Figure: Chart from NREAP, p. 87
 

Macedonia: National Subsidy Budget Raise

Submitted by Baerbel Epp on February 14, 2017
Macedonia Incentive ProgrammeThe Republic of Macedonia has been in a state of political turmoil for some time. The most recent general election was held in December 2016, but it is still unclear whether a new government can be formed. Considering the circumstances, the provisional authorities have taken laudable steps to maintain a sense of continuity when it comes to national renewable energy policy. In late January, the Ministry of Economy extended the Programme for partial subsidising of purchased and installed solar thermal collectors in households. “This scheme has been a success since its implementation in 2007 and attracts broad interest,” the country’s economy minister, Driton Kuchi, explained on TV Nova on 7 February. Online news portal Tochka reports that between 2007 and 2016 (see the chart above), the programme supported 4,237 households with a total of Macedonian Denar (MKD) 54 million (around EUR 900,000).
 

New Zealand: Over 35 Years of Steel Absorber Collector Production

Submitted by Baerbel Epp on December 19, 2016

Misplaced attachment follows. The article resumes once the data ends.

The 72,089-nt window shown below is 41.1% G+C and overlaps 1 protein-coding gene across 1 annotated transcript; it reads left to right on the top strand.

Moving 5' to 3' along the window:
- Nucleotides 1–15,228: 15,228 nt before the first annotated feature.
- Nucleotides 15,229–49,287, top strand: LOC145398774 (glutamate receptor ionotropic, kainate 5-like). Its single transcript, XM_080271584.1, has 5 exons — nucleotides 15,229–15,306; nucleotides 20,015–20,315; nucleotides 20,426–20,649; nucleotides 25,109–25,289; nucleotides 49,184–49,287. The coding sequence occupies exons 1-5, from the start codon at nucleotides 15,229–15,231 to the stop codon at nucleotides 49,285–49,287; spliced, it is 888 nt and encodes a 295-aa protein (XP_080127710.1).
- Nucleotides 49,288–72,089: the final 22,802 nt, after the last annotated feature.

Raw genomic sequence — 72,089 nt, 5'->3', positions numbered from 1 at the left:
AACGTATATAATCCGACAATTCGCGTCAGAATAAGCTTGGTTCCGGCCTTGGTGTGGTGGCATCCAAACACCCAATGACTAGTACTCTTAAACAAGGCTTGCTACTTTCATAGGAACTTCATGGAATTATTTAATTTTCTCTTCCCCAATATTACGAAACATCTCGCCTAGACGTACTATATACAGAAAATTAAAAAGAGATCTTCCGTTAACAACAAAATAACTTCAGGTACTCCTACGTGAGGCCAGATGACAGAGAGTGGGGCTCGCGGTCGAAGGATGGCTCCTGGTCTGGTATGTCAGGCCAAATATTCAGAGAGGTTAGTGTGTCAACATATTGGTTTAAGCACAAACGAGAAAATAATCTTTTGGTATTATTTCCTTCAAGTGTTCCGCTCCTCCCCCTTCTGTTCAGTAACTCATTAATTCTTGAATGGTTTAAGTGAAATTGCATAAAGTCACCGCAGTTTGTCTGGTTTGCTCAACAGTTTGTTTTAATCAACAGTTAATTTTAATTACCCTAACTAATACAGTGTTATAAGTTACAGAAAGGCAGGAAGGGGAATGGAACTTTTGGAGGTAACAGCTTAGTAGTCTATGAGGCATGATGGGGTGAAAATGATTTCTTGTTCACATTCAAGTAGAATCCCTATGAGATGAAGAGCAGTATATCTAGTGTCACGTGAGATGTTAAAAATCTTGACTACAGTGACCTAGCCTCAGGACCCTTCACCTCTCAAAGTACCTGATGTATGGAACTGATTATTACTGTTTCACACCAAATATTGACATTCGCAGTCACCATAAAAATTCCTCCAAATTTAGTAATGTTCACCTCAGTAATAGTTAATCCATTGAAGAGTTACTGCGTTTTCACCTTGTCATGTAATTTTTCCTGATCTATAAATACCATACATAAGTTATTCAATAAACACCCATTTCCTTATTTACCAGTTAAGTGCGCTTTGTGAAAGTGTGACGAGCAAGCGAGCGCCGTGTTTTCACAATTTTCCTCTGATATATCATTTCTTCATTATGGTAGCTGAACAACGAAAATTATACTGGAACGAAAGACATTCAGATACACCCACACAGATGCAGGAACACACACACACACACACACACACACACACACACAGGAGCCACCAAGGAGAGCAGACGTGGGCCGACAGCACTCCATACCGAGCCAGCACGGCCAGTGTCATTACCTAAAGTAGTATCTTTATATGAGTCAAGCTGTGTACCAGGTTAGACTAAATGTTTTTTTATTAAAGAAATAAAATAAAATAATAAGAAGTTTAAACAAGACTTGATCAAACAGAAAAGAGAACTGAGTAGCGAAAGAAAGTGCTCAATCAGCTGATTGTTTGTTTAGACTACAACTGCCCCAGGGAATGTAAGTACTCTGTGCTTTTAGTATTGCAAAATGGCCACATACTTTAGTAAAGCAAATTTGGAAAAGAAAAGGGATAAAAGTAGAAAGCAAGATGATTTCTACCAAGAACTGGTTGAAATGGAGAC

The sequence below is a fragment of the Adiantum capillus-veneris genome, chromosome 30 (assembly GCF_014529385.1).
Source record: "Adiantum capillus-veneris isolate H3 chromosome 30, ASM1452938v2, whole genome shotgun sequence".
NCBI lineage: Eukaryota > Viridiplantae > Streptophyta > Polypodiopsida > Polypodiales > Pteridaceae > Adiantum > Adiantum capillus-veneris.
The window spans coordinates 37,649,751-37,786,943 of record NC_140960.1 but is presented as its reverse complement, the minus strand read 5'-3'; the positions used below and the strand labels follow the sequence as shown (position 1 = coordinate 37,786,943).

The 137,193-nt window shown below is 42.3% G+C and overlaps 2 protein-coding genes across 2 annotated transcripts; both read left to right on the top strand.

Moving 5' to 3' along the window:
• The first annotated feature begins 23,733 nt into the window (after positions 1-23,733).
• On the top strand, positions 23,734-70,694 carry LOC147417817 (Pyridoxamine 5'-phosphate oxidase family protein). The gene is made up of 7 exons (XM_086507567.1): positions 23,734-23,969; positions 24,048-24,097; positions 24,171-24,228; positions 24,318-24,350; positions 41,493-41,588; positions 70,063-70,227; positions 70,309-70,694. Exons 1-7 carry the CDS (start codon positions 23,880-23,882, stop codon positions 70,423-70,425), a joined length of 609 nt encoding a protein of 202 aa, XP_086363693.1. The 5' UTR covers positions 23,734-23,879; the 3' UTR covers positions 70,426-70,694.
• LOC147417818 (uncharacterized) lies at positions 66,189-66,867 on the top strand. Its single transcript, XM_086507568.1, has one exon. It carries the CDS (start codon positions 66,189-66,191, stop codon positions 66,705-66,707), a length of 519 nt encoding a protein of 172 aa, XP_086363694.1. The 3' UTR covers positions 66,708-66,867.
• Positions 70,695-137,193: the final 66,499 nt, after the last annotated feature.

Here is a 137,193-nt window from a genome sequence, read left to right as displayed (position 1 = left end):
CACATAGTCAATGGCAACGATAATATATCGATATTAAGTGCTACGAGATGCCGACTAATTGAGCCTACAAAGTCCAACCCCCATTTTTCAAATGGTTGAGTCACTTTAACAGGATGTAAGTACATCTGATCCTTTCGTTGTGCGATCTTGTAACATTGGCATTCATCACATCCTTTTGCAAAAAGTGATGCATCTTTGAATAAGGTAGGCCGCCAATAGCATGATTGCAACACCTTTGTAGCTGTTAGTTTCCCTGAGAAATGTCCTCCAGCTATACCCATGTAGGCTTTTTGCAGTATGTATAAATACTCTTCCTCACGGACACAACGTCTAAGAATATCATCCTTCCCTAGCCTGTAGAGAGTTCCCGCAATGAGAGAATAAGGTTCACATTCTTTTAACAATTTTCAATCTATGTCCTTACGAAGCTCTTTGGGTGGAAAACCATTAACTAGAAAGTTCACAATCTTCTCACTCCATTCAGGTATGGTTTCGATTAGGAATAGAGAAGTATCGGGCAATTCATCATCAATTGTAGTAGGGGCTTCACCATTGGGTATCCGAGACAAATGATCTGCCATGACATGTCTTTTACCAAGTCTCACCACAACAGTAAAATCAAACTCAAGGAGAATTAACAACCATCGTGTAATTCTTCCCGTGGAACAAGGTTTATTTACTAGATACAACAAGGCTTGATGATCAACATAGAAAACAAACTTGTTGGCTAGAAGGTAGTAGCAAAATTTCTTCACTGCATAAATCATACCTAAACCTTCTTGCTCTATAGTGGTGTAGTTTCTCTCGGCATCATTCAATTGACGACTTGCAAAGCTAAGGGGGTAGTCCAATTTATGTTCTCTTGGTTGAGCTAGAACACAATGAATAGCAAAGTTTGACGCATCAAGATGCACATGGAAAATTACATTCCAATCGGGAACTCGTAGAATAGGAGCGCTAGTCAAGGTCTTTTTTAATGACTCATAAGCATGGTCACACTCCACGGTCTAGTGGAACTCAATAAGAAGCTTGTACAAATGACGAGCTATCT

Arthur WilliamsonFor more than 35 years, Thermocell collectors have been exclusively manufactured in New Zealand. Developed and commercialised in the late 1970s by Professor Emeritus Arthur Williamson from the University of Canterbury, these patented collector types have been produced in Christchurch ever since. In the peak years of 2005 and 2006, about 12 staff worked for Thermocell in administration, production and installation. As New Zealand’s solar thermal market has declined significantly over the past ten years, only two of those people are left today. “Arthur developed a reliable technology and we are maintaining systems which are more than 30 years old,” confirmed Ian Johns, General Manager of Sunstream Solar, a Thermocell collector reseller and installer from Christchurch. The photo shows Williamson in front of a “heat sheet”, the unique feature of Thermocell systems.
Photos: University of Canterbury / Sunstream Solar
 

Pages

Search results